Mary Ellen Klas laid it all out in a fantastically thorough piece for the Miami Herald earlier this month:

"At issue is whether Secretary of Interior Deb Haaland, whose agency oversees tribal gambling, acted within her authority under the Indian Gaming Regulatory Act, or IGRA when she took no action last year and let the gambling agreement between the Seminole Tribe of Florida and Gov. Ron DeSantis take effect. IGRA is the federal law that regulates gambling on Indian lands.

"To get around a constitutional amendment that prohibits the expansion of gambling outside of tribal land without voter approval, the agreement — known as the gaming compact — requires the tribe to operate a so-called hub-and-spoke model for sports betting. The process moves all online sports bets from players located outside of tribal lands through the tribe’s servers."

This last factor may be the biggest one of all. For the most part, the fate of legal sports betting in the United States has been determined by a popular vote during a major election. Just think back to all the legal gambling initiatives that appeared on the November 2022 ballots. Florida never went through that process. And if the appeals court rules that are the greater issue more than anything else, it will have a bunch of ripple effects on the state's future gaming policies.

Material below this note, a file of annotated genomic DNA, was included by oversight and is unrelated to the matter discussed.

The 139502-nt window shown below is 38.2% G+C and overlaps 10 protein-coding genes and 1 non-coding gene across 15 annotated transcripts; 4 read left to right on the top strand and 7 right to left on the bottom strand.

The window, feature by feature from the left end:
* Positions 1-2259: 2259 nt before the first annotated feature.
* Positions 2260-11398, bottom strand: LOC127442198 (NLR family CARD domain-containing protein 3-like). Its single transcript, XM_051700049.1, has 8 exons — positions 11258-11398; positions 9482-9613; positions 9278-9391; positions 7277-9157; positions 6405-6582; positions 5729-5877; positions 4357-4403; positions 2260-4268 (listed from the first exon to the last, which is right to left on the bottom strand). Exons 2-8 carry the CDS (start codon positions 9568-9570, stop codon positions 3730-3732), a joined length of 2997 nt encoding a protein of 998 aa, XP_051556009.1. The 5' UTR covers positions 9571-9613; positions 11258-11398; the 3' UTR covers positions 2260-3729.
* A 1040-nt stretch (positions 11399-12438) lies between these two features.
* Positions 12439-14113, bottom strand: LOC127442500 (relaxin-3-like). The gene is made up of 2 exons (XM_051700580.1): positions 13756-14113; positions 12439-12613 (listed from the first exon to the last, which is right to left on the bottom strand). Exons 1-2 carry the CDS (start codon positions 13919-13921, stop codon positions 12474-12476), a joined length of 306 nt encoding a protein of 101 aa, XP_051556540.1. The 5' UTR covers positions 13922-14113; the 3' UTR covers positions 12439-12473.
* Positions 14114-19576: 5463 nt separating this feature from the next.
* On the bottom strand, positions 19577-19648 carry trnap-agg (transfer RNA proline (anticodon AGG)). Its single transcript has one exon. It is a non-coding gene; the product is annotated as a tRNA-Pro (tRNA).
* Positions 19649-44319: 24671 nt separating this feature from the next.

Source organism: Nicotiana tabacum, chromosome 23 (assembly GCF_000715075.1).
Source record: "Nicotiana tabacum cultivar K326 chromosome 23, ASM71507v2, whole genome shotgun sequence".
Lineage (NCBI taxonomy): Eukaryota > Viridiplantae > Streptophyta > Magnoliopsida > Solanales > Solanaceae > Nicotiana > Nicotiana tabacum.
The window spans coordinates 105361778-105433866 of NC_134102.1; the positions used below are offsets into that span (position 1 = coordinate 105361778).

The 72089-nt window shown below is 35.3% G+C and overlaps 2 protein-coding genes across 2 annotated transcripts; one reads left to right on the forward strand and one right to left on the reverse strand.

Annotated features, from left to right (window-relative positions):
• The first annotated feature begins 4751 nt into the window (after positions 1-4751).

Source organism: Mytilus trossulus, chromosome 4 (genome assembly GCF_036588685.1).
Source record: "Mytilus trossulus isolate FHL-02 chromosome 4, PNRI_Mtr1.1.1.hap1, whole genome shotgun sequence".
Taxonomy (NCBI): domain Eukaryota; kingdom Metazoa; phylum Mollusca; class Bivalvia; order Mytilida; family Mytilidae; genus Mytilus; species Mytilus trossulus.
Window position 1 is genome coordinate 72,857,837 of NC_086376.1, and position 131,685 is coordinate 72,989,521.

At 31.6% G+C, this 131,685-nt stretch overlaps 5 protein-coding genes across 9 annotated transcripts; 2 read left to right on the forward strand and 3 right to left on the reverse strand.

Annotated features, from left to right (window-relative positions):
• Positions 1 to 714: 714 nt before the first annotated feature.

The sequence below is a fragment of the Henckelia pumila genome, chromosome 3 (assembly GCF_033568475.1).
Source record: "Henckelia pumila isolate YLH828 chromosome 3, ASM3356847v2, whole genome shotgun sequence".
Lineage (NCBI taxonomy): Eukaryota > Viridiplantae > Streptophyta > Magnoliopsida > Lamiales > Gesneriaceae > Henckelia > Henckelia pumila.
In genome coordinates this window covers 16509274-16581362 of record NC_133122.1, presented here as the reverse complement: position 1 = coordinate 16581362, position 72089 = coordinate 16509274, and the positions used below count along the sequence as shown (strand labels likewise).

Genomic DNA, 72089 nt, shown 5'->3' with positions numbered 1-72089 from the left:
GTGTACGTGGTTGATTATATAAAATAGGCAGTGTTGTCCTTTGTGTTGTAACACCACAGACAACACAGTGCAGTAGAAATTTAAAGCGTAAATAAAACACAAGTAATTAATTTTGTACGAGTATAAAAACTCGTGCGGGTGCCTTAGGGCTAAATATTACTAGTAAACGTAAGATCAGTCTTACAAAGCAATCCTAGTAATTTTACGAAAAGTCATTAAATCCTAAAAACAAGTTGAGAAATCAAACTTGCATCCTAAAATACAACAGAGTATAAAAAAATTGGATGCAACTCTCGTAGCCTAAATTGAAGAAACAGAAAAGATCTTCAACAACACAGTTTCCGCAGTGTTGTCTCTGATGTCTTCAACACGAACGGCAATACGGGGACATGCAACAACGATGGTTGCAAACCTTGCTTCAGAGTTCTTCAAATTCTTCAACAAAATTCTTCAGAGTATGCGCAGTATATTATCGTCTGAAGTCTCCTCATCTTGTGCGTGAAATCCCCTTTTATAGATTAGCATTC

What Happens if the Seminole Tribe Loses?

To put it simply, if Florida sports betting is going to return anytime soon, the local government's gaming compact with the Seminole tribe must be re-instituted.

If it's not, well, buckle up.

Let's say the appeals court rules against the Florida sports betting gaming compact with the Seminole tribe and decides any legalization moving forward must be put to a statewide vote. In this scenario, the earliest Florida could reasonably green light sports betting would be at the end of 2024 when the next round of major elections takes place. And that's assuming the House and Senate are able to collectively approve at least one proposal for that year's ballot.

From there, the state would also have to go through the rollout process all over again. The waiting period for this will be even longer if they're prepping for multiple tribes to offer sports betting. The process will be even longer still if online sportsbooks are part of the equation.

Fortunately, Floridians are not without alternative options. Plenty of sites from our reviews of the top online sportsbooks allow anyone in the United States to set up and service an account. And it absolutely worth exploring this route. Because, if we're being honest, legal Florida sports betting could feasibly still be years away.

Take a look at this list of the top online sportsbooks so you can find one that works for all of your sports betting needs:

Meet the author

Dan Favale

Dan Favale leverages over 12 years of sports journalism expertise in his role as New York staff writer. He provides in-depth analysis across the NBA, NFL, MLB, NHL, tennis, NASCAR, college basketball, and sports betting. Dan co-hosts the popular Hardwood Knocks NBA podc...